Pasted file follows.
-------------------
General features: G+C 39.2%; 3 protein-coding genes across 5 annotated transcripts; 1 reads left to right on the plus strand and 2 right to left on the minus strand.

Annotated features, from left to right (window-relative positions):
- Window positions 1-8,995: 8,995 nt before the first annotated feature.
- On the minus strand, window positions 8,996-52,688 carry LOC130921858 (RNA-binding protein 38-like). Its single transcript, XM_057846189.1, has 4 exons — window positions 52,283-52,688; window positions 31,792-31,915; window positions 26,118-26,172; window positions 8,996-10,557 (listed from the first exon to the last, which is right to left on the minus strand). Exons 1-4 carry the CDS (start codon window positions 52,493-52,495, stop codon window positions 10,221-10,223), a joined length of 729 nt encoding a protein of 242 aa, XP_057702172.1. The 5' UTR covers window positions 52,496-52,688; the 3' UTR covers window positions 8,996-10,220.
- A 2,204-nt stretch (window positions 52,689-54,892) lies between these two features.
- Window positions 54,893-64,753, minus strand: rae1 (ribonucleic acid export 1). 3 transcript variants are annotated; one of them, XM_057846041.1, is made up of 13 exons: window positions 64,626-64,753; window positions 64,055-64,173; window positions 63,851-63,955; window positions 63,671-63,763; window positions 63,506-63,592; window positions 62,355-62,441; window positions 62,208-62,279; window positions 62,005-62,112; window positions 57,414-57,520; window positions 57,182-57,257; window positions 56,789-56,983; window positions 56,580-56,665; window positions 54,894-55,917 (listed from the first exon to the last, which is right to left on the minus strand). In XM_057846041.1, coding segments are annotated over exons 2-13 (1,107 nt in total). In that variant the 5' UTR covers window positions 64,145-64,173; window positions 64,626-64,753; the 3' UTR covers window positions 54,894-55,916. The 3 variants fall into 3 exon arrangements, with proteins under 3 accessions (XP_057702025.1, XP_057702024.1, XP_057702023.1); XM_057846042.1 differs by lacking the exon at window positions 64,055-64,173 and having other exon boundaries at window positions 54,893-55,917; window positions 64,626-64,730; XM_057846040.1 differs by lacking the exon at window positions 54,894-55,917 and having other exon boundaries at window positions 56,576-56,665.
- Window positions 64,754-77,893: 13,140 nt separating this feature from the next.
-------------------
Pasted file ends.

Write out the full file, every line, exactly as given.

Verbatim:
General features: G+C 39.2%; 3 protein-coding genes across 5 annotated transcripts; 1 reads left to right on the plus strand and 2 right to left on the minus strand.

Annotated features, from left to right (window-relative positions):
- Window positions 1-8,995: 8,995 nt before the first annotated feature.
- On the minus strand, window positions 8,996-52,688 carry LOC130921858 (RNA-binding protein 38-like). Its single transcript, XM_057846189.1, has 4 exons — window positions 52,283-52,688; window positions 31,792-31,915; window positions 26,118-26,172; window positions 8,996-10,557 (listed from the first exon to the last, which is right to left on the minus strand). Exons 1-4 carry the CDS (start codon window positions 52,493-52,495, stop codon window positions 10,221-10,223), a joined length of 729 nt encoding a protein of 242 aa, XP_057702172.1. The 5' UTR covers window positions 52,496-52,688; the 3' UTR covers window positions 8,996-10,220.
- A 2,204-nt stretch (window positions 52,689-54,892) lies between these two features.
- Window positions 54,893-64,753, minus strand: rae1 (ribonucleic acid export 1). 3 transcript variants are annotated; one of them, XM_057846041.1, is made up of 13 exons: window positions 64,626-64,753; window positions 64,055-64,173; window positions 63,851-63,955; window positions 63,671-63,763; window positions 63,506-63,592; window positions 62,355-62,441; window positions 62,208-62,279; window positions 62,005-62,112; window positions 57,414-57,520; window positions 57,182-57,257; window positions 56,789-56,983; window positions 56,580-56,665; window positions 54,894-55,917 (listed from the first exon to the last, which is right to left on the minus strand). In XM_057846041.1, coding segments are annotated over exons 2-13 (1,107 nt in total). In that variant the 5' UTR covers window positions 64,145-64,173; window positions 64,626-64,753; the 3' UTR covers window positions 54,894-55,916. The 3 variants fall into 3 exon arrangements, with proteins under 3 accessions (XP_057702025.1, XP_057702024.1, XP_057702023.1); XM_057846042.1 differs by lacking the exon at window positions 64,055-64,173 and having other exon boundaries at window positions 54,893-55,917; window positions 64,626-64,730; XM_057846040.1 differs by lacking the exon at window positions 54,894-55,917 and having other exon boundaries at window positions 56,576-56,665.
- Window positions 64,754-77,893: 13,140 nt separating this feature from the next.